The mobile phone worm Cabir has popped up in a Santa Monica, California, store window, its first known appearance in the U.S.
The news was greeted with a shrug by one analyst. “This worm’s appearance in the wild is no surprise,” Pete Lindstrom, research director at Spire Security, told TechNewsWorld. “After all, it was prophesied by the sacred texts of trade publications and antivirus vendors, and thus it happened. And it will happen again.”
Eating Battery Power
The virus, which announces itself on mobile phones with the word “Caribe,”was first discovered by an employee of security software provider Symantec. Cabir first appeared eight months ago in the Philippines and has since spread to 12 countries.
Themalware sucks up battery power and blocks Bluetooth connections. It wasoriginally written as a proof-of-concept worm and sent only to securityfirms as a warning.
Cabir searches for the Bluetooth opening and sends a SymbianInstallation System to those phones. As with infected e-mail attachments,nothing will happen without user interaction. With Cabir, a user must acceptthe transmission and manually install it.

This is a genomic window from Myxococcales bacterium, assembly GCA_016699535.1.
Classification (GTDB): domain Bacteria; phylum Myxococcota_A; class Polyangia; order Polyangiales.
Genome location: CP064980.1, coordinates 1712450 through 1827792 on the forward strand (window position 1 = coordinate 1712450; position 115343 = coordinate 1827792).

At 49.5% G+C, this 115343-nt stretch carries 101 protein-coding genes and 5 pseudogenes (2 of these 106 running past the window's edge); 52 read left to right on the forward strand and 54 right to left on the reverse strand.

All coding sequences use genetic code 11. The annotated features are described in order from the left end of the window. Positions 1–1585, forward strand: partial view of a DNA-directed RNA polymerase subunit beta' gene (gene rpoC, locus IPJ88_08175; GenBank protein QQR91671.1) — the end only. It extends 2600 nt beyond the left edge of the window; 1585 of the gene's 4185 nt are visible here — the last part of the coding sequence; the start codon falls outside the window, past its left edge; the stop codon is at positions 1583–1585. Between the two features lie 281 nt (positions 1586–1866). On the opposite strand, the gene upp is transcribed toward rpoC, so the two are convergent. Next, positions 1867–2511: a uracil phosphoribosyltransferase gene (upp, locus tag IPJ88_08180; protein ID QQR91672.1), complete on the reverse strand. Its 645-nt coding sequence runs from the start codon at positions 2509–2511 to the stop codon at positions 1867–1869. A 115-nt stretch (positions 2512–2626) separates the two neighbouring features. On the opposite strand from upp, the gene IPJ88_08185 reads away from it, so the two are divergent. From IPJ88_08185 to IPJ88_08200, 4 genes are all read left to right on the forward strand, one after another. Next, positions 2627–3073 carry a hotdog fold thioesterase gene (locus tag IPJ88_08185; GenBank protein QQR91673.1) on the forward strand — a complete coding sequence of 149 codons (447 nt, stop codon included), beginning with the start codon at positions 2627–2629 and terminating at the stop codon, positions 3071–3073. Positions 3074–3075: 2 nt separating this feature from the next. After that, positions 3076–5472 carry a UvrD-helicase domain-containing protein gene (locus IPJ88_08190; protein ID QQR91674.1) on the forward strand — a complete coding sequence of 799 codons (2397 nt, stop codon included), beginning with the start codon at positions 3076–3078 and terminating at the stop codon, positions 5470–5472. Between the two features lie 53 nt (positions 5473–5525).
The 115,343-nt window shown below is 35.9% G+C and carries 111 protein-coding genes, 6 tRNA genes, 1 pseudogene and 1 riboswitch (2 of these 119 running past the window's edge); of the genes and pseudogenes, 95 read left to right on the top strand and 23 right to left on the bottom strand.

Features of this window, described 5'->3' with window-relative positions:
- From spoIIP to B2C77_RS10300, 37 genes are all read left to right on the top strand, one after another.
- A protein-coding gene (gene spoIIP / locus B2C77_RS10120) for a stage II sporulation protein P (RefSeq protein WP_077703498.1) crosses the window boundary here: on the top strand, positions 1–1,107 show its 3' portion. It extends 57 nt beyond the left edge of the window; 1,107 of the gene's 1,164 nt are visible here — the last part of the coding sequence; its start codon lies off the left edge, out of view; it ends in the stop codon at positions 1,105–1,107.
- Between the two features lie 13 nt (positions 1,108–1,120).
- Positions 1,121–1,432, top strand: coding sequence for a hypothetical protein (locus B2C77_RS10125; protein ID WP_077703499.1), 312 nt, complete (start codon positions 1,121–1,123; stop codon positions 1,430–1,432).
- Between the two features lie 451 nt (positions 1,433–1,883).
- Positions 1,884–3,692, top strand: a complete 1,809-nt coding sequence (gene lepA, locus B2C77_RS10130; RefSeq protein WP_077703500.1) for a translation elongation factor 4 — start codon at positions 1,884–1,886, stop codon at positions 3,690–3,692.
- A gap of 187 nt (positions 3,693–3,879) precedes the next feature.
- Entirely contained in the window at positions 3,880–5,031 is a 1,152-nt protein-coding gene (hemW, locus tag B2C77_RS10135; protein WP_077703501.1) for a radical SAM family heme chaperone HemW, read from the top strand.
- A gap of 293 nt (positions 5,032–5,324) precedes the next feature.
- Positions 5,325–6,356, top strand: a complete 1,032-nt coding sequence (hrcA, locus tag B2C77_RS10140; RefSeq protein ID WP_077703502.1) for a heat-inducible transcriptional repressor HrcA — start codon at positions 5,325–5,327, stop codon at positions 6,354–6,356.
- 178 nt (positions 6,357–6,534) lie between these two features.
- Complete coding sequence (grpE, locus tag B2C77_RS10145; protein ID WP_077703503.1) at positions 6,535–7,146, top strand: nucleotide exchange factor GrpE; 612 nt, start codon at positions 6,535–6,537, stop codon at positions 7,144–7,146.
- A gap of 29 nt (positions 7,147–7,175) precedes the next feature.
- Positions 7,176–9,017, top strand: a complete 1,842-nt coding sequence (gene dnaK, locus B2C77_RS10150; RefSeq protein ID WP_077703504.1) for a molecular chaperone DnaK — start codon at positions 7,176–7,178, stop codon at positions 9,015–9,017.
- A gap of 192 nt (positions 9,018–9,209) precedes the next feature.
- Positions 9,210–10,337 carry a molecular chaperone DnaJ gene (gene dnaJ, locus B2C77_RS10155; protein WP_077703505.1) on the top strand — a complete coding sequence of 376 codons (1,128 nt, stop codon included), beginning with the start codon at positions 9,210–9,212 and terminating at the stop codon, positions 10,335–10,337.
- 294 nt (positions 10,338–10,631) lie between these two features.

Only phones running Symbian OS with Series 60 software thathave the Bluetooth wireless feature set to “discovery” mode are vulnerable toinfection. The infected phones in SantaMonica were Nokia 6600 models.
Because mobile phones use so many different operating systems, Cabir is unlikely tocause much damage.
“Unlike personal computers and the Internet, mobile phones and mobile phonenetworks are not generally open systems permitting unknown parties tointroduce software,” Ira Brodsky, president of Datacomm Research, toldTechNewsWorld.
Ed Moyle of Security Curve concurred.
“I think the fact that it took eight months to get to the U.S. is asignificant indicator of the infection rate that we’re likely to see nowthat it’s here,” he told TechNewsWorld.
“In the PC world, forexample, some of the malware we’re seeing can infect most or all of thevulnerable hosts in a matter of hours or minutes,” Moyle said. “In the phone world, itcould take years to get to the same relative level of infection.”
The overall problem of mobile device malware, however, is likely to get worse asvirus writers find more sophisticated ways to spread the viruses and mobileoperating systems become more standardized.
Earlier this month, IBM releasedits annual Global Business Security Index Report and named malware and spamattacks on mobile devices as a growing threat.
“Yes it is likely to get worse. People must care a lot more and be willingto pay for security. Or not, and learn to live with this type of thing,”Lindstrom said.